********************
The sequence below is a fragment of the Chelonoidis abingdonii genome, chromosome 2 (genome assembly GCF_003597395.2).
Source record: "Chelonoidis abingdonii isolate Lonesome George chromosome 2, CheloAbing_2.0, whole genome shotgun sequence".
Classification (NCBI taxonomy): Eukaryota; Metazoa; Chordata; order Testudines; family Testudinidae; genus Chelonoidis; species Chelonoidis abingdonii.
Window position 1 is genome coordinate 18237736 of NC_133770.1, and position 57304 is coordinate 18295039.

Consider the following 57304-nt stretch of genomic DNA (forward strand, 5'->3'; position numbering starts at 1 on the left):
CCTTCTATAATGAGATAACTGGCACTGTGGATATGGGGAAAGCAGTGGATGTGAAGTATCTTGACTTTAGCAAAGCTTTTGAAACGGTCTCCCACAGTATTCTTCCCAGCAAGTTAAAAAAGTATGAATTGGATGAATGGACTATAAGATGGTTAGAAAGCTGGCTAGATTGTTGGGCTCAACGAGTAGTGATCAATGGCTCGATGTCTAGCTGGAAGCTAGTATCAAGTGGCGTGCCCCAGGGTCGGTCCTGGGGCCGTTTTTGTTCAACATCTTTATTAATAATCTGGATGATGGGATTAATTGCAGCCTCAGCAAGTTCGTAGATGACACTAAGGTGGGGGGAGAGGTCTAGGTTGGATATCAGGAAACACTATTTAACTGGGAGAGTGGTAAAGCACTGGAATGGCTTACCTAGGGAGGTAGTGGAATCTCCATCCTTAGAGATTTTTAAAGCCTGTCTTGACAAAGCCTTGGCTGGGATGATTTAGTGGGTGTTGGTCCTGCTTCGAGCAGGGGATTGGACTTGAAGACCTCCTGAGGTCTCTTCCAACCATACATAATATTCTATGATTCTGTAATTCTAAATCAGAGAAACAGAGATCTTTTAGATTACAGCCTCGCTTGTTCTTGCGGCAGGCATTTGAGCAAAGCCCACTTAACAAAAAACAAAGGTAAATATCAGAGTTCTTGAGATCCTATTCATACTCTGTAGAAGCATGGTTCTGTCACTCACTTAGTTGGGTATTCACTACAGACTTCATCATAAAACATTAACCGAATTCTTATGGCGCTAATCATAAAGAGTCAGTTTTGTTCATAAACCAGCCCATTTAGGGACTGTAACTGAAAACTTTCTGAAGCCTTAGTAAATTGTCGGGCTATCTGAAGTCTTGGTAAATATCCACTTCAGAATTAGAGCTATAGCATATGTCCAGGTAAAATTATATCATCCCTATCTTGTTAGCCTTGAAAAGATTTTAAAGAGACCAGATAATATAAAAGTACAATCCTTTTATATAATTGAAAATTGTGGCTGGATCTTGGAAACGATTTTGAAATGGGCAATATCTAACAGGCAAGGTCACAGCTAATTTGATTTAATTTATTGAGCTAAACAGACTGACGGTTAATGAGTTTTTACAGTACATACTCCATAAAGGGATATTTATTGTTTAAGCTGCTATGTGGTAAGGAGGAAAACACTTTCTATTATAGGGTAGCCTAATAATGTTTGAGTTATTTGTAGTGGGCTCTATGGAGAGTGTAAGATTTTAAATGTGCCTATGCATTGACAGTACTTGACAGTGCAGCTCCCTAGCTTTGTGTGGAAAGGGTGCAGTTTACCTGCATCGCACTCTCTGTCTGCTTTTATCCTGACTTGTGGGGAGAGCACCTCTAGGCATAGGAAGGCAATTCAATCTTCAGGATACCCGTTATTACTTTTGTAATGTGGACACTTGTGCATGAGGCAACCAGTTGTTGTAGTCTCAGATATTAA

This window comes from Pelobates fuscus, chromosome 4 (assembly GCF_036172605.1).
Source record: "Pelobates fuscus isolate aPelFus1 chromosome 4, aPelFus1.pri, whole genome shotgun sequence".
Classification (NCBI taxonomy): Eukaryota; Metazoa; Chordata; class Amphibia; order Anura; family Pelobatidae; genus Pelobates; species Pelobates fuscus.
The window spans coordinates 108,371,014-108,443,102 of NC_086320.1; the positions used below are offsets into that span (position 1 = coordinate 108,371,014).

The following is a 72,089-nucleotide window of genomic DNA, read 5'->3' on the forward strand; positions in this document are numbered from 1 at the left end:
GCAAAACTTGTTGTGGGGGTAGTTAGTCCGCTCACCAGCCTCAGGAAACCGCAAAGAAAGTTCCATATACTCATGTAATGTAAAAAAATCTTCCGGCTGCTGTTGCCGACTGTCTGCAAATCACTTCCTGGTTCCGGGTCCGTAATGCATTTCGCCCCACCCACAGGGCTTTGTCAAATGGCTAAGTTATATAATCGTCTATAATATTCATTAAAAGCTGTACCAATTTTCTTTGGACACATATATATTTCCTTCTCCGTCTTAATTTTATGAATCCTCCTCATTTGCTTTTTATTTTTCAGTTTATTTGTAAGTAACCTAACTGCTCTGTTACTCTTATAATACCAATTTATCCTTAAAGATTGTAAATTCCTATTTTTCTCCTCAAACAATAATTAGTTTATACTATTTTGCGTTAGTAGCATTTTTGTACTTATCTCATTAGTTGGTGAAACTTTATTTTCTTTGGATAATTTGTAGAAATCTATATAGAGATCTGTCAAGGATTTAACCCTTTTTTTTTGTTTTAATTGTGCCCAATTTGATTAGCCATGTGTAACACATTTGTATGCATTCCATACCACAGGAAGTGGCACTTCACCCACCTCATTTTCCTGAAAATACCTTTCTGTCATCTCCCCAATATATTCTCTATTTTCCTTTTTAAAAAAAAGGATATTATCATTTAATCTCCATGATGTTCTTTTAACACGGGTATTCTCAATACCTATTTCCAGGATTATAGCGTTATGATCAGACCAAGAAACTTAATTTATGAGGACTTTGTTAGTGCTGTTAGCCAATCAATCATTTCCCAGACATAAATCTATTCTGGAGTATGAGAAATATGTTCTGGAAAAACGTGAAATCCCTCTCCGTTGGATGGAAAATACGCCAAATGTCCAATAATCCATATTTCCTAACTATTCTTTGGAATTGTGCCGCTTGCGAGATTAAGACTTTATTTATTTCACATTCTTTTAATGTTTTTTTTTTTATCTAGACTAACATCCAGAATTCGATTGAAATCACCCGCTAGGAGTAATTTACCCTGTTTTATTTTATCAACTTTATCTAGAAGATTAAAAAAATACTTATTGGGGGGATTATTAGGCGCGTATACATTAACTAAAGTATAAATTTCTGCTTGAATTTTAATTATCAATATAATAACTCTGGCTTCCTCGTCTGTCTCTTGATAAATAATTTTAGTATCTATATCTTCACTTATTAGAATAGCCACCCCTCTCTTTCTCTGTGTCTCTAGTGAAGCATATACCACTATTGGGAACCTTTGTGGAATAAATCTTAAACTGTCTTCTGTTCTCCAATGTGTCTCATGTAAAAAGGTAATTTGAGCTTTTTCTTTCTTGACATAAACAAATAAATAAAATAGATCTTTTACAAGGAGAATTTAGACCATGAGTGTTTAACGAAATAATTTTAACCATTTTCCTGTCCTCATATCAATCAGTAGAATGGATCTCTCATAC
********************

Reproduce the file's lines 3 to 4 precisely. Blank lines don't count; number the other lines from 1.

Classification (NCBI taxonomy): Eukaryota; Metazoa; Chordata; order Testudines; family Testudinidae; genus Chelonoidis; species Chelonoidis abingdonii.
Window position 1 is genome coordinate 18237736 of NC_133770.1, and position 57304 is coordinate 18295039.